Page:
Oscar frontrunner del Toro won Best Director for “The Shape of Water.” He has swept the precursor prizes and is looking like a lock at the Oscars. Alexandre Desplat picked up his third Best Original Score prize for his work on the film. In his acceptance speech, the composer noted that the score was recorded at London’s famed Abbey Road studios by the London Symphony Orchestra. Desplat has gone three for eight at the BAFTAS, with previous wins for “The King’s Speech” and “The Grand Budapest Hotel.” It also won Best Production Design (Paul Austerberry, Jeff Melvin, Shane Vieau).

SEE 2018 BAFTA Awards winners: Oscar preview again?

Oldman won Best Actor and the team that transformed him into Winston Churchill won Best Makeup and Hair. Among the quartet was veteran makeup wizard Kazuhiro Tsuji who the actor lured out of retirement. While Oldman had lost his two previous bids for Best Actor here, he has two BAFTAs for writing and producing the 1997 British film “Nil by Mouth.”

“Blade Runner 2049” claimed Best Visual Effects over, among others, Oscar frontrunner “War for the Planet of the Apes.” Unlike the latter, which only contended in this category, the former was up for eight BAFTAs and also won Best Cinematography for Roger Deakins.

Janney continued her winning streak, picking up yet another Best Supporting Actress for her scene-stealing turn as one mean mama in “I, Tonya.” The seven-time Emmy champ is now all but certain to take home an Oscar on her first nomination.

As we forecast, James Ivory won the Best Adapted Screenplay award for “Call Me By Your Name.” He and his partner Ismail Merchant had shared in two Best Picture wins for “A Room with a View” (1985) and “Howard’s End” (1992).

Edward Holcroft and Tom Taylor announced that Mark Bridges won Costume Design (as we predicted) for the creations he whipped up for “Phantom Thread,” Paul Thomas Anderson‘s period piece in which Daniel Day-Lewis plays a fashion designer in the fabulous fifties.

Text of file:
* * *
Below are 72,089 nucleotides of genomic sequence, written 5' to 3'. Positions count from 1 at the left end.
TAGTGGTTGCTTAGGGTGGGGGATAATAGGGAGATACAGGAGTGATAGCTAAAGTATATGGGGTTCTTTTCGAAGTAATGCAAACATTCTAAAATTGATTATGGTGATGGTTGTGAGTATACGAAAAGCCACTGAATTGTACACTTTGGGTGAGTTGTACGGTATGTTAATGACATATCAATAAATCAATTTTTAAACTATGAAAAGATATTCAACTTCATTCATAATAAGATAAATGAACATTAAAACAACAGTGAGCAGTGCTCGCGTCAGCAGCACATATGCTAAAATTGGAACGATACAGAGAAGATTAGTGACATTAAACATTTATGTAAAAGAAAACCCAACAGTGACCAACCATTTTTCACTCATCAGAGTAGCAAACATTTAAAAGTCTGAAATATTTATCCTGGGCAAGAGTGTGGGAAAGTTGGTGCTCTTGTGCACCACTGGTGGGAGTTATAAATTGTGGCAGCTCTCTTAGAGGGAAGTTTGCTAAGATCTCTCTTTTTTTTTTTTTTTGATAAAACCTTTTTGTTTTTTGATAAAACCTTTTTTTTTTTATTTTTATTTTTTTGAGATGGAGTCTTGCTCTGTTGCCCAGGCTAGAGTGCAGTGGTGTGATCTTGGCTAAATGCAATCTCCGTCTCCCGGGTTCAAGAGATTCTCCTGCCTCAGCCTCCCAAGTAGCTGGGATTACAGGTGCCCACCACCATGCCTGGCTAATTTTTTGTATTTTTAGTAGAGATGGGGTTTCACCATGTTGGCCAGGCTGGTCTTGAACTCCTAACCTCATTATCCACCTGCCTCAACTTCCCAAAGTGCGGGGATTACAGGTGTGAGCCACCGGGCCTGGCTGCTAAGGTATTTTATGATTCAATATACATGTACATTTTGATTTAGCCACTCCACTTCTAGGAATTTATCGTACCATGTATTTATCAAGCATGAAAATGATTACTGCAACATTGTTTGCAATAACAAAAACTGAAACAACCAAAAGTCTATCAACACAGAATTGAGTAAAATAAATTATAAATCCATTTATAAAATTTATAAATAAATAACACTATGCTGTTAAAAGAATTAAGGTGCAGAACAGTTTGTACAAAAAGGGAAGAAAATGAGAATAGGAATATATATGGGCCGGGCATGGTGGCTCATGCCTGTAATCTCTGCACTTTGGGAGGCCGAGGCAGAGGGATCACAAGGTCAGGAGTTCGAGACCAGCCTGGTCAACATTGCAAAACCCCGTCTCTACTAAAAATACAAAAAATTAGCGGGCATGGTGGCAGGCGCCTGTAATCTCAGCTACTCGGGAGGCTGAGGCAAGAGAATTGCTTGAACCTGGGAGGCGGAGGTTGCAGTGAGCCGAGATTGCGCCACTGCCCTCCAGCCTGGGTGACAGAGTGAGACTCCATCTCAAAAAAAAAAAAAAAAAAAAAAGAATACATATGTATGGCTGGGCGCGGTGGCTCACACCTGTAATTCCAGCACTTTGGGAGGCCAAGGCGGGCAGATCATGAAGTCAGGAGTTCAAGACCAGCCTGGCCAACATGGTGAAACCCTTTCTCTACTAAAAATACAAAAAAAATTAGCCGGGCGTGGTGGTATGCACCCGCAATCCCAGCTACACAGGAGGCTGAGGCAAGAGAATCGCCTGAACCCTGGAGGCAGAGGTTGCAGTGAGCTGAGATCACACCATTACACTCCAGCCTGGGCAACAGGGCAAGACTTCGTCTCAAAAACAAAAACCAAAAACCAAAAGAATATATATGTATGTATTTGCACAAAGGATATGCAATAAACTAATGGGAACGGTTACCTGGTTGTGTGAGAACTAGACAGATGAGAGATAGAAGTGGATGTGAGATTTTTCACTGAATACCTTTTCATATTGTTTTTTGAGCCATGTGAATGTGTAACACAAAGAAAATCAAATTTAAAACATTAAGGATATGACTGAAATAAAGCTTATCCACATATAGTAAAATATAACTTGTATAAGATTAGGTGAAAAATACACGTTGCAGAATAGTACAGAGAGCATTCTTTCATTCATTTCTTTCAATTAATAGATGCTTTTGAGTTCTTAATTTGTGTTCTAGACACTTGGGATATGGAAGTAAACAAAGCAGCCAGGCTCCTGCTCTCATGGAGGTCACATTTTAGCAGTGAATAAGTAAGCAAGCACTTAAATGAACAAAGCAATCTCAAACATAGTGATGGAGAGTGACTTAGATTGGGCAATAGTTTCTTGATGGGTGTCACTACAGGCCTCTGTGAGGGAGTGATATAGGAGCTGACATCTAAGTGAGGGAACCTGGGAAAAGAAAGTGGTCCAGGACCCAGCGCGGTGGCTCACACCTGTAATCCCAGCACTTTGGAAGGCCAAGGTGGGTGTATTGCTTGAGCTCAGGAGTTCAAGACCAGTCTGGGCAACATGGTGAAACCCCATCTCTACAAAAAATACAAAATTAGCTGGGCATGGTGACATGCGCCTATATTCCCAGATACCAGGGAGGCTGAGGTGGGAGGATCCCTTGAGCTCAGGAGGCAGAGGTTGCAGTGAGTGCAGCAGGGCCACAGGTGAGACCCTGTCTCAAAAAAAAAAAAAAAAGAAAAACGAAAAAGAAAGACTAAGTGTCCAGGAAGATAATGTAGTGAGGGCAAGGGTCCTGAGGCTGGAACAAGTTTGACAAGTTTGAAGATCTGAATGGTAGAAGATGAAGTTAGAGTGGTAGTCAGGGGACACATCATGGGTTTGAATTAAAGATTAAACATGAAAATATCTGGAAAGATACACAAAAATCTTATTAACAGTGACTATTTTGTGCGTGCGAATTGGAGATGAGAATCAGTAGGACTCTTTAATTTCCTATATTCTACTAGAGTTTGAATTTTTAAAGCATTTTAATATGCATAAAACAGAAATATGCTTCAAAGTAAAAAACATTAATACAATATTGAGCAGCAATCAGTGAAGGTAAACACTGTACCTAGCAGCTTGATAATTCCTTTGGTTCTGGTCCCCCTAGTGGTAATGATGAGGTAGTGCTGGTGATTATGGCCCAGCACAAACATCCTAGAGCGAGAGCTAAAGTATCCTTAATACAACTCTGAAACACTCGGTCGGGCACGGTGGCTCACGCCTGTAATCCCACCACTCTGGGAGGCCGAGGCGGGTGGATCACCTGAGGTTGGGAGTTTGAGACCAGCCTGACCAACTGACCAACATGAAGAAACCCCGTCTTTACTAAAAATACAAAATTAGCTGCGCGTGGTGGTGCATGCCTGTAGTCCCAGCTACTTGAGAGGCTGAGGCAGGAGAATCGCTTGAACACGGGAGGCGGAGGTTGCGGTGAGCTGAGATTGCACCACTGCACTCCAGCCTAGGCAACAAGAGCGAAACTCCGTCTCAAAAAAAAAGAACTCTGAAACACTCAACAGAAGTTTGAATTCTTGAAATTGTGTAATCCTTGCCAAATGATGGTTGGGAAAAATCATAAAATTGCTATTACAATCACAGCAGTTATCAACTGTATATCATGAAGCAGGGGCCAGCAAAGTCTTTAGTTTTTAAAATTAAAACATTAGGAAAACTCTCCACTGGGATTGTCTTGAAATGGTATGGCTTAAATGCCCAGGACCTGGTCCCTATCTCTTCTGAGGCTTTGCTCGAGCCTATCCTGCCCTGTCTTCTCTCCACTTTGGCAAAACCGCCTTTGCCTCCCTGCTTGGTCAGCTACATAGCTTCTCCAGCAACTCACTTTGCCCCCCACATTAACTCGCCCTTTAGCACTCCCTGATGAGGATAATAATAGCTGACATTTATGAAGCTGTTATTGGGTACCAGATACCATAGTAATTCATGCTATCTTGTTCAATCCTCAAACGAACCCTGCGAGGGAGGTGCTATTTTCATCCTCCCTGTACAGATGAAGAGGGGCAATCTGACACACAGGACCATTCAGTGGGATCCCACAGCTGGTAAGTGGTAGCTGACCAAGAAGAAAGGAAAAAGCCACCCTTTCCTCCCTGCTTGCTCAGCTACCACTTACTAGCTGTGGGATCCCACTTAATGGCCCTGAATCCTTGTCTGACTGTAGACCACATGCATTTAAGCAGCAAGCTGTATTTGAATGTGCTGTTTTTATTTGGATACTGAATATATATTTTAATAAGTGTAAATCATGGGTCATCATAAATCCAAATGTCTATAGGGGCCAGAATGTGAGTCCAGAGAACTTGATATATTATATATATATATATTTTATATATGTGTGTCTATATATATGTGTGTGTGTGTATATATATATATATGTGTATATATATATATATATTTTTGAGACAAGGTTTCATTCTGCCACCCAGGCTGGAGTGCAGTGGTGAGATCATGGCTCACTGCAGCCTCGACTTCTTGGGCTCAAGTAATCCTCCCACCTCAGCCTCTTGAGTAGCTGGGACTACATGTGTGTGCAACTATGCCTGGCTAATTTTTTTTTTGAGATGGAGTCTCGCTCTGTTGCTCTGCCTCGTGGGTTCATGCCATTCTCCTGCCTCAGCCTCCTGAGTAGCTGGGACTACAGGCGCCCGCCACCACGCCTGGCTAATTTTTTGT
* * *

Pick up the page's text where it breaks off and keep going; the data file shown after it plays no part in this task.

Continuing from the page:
Natalie Dormer and Hayley Squires revealed the only shocker of the night when “Baby Driver” won Best Film Editing over  “Dunkirk.” Christopher Nolan’s WWII epic rebounded to win the Best Sound award (the Oscars split this category into two for editing and mixing). The latter was handed out by Brit stars Sam Clafin and Will Poulter.

“Coco” continues its march to the Oscars, with another win for Best Animated Film. The field was narrow at the BAFTAs with only two other nominees (“Loving Vincent” and “My Life as a Courgette”). This marks Pixar’s seventh win in a race which is only 12 years old.

One of last year’s also-rans at the Oscars for Best Documentary Feature, “I Am Not Your Negro,” picked up the BAFTA this year. Raoul Peck‘s provocative look at the life of James Baldwin was not released in the UK until 2017. Likewise, Park Chan-wook‘s “The Handmaiden,” which was shut out of last year’s Oscars, won Best Foreign Language Film.

Margot Robbie and Octavia Spencer presented the Rising Star Award, which is voted on by the British public, to Daniel Kaluuya. Although he plays an American in “Get Out,” he is a Brit. That may have given him the edge over rival nominee Timothee Chalamet. This “Call Me By Your Name” star’s name sounds French, but he is an American. Both of them are also up for Best Actor.


More News from GoldDerby